Complaining about minimum wage jobs seems to be all the rage these days. In the past week, I've seen
several articles on this topic specifically targeted at the fast food industry--McDonald's seems to be the most popular punching bag in this case. In this series, I will address a few different angles on this issue. Today's post is going to be geared towards the people who have been boned by the new economy: the overqualified, unlucky sod who got laid off from a decent job and now has no choice but to get a low-wage, entry-level job to support his/her family.
The essential gripe is that fast food workers are angry that they are not paid enough, that minimum wage is not a "living wage." They argue that while McDonald's is making record sales, the CEO pulls in about $13.7 million as a salary, and the company is growing, they should get a bigger piece of the pie.
How much bigger do they think their slice should be? These people are insisting that they be paid a "living wage," of $15 an hour.
I recently made a job change to a company that deals in workforce development. My position is considered entry-level, but it has a minimum requirement of a bachelor's degree in social work with no prior experience, or a bachelor's degree with 1-3 years prior experience in workforce development. What do I get paid for my entry-level position? $33,000 a year, which roughly works out to about $15.85 an hour.
So you can imagine my incredulity when the drive-thru worker at McDonald's demands he/she be paid nearly as much as me. Like my position, the job of "crew member," is considered entry-level, but it should be painfully obvious that there is a huge difference between the two positions.
Why should someone who flips burgers and sticks some fries into a deep fryer get paid just as much as me? "Well Jack, because of the new, crappy economy, many overqualified people have no choice but to take these low-paying jobs. And these people have families they have to support." So what? Are we arguing that pay-scale should be based on whether or not you have a family? I have a family, so does that mean I should be paid $30/hr instead of $15.85?
Some people need to face the facts: you are paid according to the difficulty of the work you do and the availability of a replacement should you decide to quit. If you work a job that requires minimal brain function, that is entry level, and has a nearly endless applicant pool, then you are going to be paid minimum wage. This is why doctors and architects make the big bucks. This is why you can expect to make $100k+ a year if you run a nuclear power plant: because the skill set is astronomically complex, and there aren't many people who can do it.
If you don't like being paid minimum wage, then do what everyone else has done: better yourself and work towards moving on to a more prosperous career. Towards the end of my high school career, I knew that I didn't want to go to college right away, but I also knew that I didn't want a McJob. So what did I do? I joined the Navy.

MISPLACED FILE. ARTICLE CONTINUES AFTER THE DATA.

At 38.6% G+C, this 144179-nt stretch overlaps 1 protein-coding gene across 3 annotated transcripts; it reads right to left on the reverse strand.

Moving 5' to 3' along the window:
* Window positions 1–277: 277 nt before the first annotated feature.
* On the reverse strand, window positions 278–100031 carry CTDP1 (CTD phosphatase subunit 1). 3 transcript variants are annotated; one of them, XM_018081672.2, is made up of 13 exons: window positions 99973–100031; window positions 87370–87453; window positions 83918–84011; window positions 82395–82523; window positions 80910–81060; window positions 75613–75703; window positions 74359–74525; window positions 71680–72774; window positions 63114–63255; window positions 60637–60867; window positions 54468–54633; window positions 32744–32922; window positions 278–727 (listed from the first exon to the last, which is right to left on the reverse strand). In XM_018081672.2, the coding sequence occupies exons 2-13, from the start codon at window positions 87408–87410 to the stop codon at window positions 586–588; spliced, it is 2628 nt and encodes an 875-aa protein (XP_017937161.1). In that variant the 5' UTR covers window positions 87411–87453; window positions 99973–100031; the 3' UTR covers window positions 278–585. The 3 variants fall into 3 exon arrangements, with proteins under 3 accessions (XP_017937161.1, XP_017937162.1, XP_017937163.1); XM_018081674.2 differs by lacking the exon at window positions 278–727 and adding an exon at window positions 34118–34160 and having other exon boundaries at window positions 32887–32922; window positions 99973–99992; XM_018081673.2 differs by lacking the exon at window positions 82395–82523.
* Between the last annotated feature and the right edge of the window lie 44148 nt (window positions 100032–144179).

After a pretty successful 4-year stint in the Navy, I decided that it wasn't for me. I wanted a career that wouldn't require me to leave my family all the time. So what did I do? I got out and went to college--and yes, I had to raise and support a family while I was in college. In that time, I worked during the summers with a youth employment program, and I tutored during the school year. I didn't have to do any of this, but it helped to build my resume.
There wasn't a whole lot of meaningful work to do when I graduated college. So what did I do? I got a crappy, entry-level job in a call center (Nationwide Children's Hospital). I wanted to gouge my eyes out working in a call center. So what did I do? I used my network of peoples, and I found a job as a job coach.
I wasn't getting paid enough in that job, and the hours weren't steady. So what did I do? I put in some job applications, and I found a job that would pay me more for doing less (at least, I think this job is easier than my last one). What I do is not glamorous, and $33,000 a year is less than what first-year teachers make, but here's the key to my career trajectory: I don't plan on staying in this entry-level position forever. My current position will serve as a springboard for the rest of my career. Either I eventually will move up in this company into a supervisory/management position, or I will use the years of experience as an excellent resume point.
So if you're stuck in a McJob and you truly are meant for bigger and better-paying things, then you will move up or move on. If not, then perhaps the only job you deserve is making chili-cheese burritos at Taco Bell. In today's economy, your career success is impacted by your ability to build yourself towards your ultimate career goal. Don't expect a hand-out from people who have been there--people who have struggled, just like you, but instead of asking to be paid more, they worked hard to better their situations.